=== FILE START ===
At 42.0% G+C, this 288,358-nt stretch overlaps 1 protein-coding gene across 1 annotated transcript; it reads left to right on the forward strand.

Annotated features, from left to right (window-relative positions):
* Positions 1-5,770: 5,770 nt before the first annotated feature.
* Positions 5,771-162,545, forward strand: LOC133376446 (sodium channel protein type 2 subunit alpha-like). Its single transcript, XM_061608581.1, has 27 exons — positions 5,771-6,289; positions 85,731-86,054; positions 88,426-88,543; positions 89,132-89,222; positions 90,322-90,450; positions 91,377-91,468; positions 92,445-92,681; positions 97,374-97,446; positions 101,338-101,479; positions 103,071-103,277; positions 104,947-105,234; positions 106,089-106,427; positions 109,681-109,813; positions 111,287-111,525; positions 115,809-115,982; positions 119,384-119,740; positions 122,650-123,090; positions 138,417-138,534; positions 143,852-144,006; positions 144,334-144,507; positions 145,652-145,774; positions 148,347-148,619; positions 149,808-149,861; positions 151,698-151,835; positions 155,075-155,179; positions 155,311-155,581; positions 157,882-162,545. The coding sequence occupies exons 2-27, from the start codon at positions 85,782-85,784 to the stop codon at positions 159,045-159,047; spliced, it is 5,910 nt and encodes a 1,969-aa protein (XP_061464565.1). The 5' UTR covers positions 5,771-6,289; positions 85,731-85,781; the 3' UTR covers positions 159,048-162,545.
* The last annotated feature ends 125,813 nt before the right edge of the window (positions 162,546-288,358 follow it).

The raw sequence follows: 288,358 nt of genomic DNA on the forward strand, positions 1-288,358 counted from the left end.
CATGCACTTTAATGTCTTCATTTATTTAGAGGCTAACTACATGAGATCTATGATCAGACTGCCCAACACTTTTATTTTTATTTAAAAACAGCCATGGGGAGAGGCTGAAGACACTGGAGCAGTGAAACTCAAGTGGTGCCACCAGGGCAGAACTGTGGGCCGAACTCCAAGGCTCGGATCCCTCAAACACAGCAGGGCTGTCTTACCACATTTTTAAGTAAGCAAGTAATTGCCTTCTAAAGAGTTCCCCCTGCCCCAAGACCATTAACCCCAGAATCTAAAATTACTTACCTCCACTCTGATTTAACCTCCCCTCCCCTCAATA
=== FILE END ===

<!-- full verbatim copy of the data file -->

At 42.0% G+C, this 288,358-nt stretch overlaps 1 protein-coding gene across 1 annotated transcript; it reads left to right on the forward strand.

Annotated features, from left to right (window-relative positions):
* Positions 1-5,770: 5,770 nt before the first annotated feature.
* Positions 5,771-162,545, forward strand: LOC133376446 (sodium channel protein type 2 subunit alpha-like). Its single transcript, XM_061608581.1, has 27 exons — positions 5,771-6,289; positions 85,731-86,054; positions 88,426-88,543; positions 89,132-89,222; positions 90,322-90,450; positions 91,377-91,468; positions 92,445-92,681; positions 97,374-97,446; positions 101,338-101,479; positions 103,071-103,277; positions 104,947-105,234; positions 106,089-106,427; positions 109,681-109,813; positions 111,287-111,525; positions 115,809-115,982; positions 119,384-119,740; positions 122,650-123,090; positions 138,417-138,534; positions 143,852-144,006; positions 144,334-144,507; positions 145,652-145,774; positions 148,347-148,619; positions 149,808-149,861; positions 151,698-151,835; positions 155,075-155,179; positions 155,311-155,581; positions 157,882-162,545. The coding sequence occupies exons 2-27, from the start codon at positions 85,782-85,784 to the stop codon at positions 159,045-159,047; spliced, it is 5,910 nt and encodes a 1,969-aa protein (XP_061464565.1). The 5' UTR covers positions 5,771-6,289; positions 85,731-85,781; the 3' UTR covers positions 159,048-162,545.
* The last annotated feature ends 125,813 nt before the right edge of the window (positions 162,546-288,358 follow it).

The raw sequence follows: 288,358 nt of genomic DNA on the forward strand, positions 1-288,358 counted from the left end.
CATGCACTTTAATGTCTTCATTTATTTAGAGGCTAACTACATGAGATCTATGATCAGACTGCCCAACACTTTTATTTTTATTTAAAAACAGCCATGGGGAGAGGCTGAAGACACTGGAGCAGTGAAACTCAAGTGGTGCCACCAGGGCAGAACTGTGGGCCGAACTCCAAGGCTCGGATCCCTCAAACACAGCAGGGCTGTCTTACCACATTTTTAAGTAAGCAAGTAATTGCCTTCTAAAGAGTTCCCCCTGCCCCAAGACCATTAACCCCAGAATCTAAAATTACTTACCTCCACTCTGATTTAACCTCCCCTCCCCTCAATA